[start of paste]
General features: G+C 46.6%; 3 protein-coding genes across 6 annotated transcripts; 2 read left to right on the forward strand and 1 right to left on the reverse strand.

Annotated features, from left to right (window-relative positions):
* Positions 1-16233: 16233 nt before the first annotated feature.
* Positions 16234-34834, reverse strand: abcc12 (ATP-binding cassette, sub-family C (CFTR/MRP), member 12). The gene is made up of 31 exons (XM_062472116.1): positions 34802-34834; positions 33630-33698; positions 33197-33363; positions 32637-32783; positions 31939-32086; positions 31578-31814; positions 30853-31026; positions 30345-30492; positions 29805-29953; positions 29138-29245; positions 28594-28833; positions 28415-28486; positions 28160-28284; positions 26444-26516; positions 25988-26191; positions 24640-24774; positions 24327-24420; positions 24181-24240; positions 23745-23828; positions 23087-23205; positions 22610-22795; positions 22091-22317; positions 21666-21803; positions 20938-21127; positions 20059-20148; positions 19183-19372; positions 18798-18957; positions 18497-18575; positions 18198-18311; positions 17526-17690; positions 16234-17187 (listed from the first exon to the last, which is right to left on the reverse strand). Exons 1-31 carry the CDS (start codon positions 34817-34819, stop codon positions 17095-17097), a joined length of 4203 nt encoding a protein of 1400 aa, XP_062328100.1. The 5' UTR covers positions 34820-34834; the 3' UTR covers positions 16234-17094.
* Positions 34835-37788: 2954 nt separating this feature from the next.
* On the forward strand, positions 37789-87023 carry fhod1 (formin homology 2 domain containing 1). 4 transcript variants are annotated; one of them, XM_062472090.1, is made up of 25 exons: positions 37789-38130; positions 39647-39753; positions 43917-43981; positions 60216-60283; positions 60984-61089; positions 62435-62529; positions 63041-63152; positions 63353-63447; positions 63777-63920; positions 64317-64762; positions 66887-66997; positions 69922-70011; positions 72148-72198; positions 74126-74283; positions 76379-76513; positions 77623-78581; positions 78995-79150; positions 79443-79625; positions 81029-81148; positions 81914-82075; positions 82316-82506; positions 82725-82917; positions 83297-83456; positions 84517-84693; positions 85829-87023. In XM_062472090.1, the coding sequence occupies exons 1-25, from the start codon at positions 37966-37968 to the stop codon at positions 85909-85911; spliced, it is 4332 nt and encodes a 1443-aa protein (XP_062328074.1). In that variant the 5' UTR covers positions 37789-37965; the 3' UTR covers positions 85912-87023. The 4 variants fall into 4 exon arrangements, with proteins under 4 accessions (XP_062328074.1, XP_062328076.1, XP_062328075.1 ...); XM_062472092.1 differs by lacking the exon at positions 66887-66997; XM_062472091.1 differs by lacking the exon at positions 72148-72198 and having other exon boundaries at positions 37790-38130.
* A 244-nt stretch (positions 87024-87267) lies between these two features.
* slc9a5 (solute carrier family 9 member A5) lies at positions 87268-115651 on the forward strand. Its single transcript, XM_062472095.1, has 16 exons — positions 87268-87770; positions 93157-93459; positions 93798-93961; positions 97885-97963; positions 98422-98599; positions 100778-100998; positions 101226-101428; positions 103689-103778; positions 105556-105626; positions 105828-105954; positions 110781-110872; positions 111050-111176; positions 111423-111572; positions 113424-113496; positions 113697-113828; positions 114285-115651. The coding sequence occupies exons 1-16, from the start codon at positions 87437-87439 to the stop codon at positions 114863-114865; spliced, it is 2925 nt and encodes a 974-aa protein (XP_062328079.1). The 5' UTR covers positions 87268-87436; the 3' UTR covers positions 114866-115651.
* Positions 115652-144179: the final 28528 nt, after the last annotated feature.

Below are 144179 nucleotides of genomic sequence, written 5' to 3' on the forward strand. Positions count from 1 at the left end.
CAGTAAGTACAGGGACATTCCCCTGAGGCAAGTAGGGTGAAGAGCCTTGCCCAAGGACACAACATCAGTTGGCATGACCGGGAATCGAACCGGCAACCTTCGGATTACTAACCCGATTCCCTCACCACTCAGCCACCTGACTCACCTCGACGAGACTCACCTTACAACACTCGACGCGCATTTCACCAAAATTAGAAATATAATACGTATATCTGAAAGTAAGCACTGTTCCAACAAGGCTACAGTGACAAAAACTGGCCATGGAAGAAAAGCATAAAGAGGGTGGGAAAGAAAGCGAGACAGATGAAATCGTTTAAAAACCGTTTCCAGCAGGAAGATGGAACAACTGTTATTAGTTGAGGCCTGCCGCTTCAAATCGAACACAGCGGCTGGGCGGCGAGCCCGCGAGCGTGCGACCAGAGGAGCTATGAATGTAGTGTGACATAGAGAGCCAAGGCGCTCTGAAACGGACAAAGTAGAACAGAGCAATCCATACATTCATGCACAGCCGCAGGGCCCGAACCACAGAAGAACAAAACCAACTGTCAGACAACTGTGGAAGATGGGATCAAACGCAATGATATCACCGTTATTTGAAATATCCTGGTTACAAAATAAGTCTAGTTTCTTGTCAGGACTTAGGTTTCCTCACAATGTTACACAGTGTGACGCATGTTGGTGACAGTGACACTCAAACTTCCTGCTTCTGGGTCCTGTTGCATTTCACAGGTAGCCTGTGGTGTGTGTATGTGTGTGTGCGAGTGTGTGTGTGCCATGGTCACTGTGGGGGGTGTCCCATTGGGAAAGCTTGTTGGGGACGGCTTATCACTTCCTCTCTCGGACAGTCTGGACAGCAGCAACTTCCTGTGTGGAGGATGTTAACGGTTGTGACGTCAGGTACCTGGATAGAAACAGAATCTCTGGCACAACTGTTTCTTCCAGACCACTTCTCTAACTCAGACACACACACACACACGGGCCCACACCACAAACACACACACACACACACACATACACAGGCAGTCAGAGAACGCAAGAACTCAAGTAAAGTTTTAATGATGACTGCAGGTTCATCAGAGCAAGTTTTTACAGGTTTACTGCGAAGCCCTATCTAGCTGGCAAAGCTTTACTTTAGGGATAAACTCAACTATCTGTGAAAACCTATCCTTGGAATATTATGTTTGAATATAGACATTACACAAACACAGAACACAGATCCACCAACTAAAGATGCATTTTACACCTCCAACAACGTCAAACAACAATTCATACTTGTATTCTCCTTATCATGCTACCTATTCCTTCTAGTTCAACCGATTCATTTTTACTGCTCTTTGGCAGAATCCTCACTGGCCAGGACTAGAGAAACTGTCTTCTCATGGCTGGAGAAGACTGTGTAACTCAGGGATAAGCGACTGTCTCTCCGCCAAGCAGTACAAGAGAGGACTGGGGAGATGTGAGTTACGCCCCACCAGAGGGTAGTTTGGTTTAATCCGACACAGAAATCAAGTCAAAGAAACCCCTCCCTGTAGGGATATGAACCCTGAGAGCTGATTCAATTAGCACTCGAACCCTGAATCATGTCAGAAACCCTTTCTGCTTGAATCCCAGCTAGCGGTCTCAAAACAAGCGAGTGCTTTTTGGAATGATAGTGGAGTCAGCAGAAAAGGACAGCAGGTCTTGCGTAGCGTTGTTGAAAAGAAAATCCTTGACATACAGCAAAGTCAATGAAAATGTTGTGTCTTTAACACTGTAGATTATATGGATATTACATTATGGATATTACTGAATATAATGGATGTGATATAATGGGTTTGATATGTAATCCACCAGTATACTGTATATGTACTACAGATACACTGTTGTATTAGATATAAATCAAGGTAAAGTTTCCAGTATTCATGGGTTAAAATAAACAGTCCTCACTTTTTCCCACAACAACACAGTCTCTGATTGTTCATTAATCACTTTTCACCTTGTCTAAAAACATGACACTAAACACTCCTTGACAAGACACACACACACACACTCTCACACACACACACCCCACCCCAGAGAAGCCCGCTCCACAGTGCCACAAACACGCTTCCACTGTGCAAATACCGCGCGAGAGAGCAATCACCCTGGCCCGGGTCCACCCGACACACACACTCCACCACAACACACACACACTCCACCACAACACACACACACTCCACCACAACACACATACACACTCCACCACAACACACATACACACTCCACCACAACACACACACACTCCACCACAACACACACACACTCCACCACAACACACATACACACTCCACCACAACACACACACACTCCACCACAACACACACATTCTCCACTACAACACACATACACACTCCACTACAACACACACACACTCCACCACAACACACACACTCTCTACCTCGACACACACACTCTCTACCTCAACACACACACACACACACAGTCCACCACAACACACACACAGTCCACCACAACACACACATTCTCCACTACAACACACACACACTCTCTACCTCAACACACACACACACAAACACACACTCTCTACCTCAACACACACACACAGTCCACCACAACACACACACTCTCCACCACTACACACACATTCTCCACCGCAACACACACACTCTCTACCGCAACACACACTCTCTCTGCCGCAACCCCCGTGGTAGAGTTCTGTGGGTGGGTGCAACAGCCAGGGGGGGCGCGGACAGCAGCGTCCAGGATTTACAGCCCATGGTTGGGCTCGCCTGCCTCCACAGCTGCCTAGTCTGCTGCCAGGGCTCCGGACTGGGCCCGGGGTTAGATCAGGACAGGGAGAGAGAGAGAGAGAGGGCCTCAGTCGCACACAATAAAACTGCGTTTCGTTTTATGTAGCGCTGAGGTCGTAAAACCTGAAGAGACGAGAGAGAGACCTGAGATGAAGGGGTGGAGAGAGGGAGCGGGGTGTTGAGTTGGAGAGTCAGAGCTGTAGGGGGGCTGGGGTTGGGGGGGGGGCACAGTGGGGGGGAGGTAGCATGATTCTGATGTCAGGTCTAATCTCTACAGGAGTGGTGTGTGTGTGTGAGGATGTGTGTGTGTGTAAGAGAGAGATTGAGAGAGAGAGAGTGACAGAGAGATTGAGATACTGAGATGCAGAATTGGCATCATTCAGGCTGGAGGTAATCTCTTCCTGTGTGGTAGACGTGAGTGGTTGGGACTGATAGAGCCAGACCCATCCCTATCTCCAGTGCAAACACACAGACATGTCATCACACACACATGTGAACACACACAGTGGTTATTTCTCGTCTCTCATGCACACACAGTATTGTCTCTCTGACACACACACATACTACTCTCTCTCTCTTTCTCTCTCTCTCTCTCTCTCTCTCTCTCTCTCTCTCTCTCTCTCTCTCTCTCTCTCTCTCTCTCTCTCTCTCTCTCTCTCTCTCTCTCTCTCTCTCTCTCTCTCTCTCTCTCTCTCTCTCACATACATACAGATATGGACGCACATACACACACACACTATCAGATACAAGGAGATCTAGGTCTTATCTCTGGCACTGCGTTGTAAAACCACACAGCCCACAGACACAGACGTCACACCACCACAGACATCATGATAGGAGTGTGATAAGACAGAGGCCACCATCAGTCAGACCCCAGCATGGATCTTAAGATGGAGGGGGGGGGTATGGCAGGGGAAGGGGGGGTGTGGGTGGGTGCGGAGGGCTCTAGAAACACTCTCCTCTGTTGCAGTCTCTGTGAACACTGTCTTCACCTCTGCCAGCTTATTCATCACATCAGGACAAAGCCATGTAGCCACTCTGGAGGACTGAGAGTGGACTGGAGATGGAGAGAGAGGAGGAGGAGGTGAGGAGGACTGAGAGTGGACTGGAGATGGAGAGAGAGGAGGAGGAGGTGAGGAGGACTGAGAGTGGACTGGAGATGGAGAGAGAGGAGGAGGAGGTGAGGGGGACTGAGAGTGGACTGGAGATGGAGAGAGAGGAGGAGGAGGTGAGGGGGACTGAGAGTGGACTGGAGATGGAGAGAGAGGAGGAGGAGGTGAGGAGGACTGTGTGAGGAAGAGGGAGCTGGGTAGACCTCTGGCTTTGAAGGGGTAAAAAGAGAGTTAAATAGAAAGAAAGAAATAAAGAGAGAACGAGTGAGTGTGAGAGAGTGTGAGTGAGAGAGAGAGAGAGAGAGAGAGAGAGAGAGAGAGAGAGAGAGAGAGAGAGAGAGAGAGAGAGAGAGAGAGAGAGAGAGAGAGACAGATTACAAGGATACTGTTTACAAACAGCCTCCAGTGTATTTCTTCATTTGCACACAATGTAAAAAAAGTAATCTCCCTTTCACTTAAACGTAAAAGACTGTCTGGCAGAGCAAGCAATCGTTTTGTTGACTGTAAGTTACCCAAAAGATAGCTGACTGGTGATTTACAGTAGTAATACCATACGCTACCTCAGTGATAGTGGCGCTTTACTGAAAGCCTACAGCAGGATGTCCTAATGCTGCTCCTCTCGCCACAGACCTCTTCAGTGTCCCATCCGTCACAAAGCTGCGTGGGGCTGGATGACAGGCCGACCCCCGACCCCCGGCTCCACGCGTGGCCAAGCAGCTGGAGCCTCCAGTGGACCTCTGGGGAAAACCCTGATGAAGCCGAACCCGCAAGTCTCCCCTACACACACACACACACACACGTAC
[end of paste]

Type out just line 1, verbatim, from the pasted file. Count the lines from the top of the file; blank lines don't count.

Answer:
General features: G+C 46.6%; 3 protein-coding genes across 6 annotated transcripts; 2 read left to right on the forward strand and 1 right to left on the reverse strand.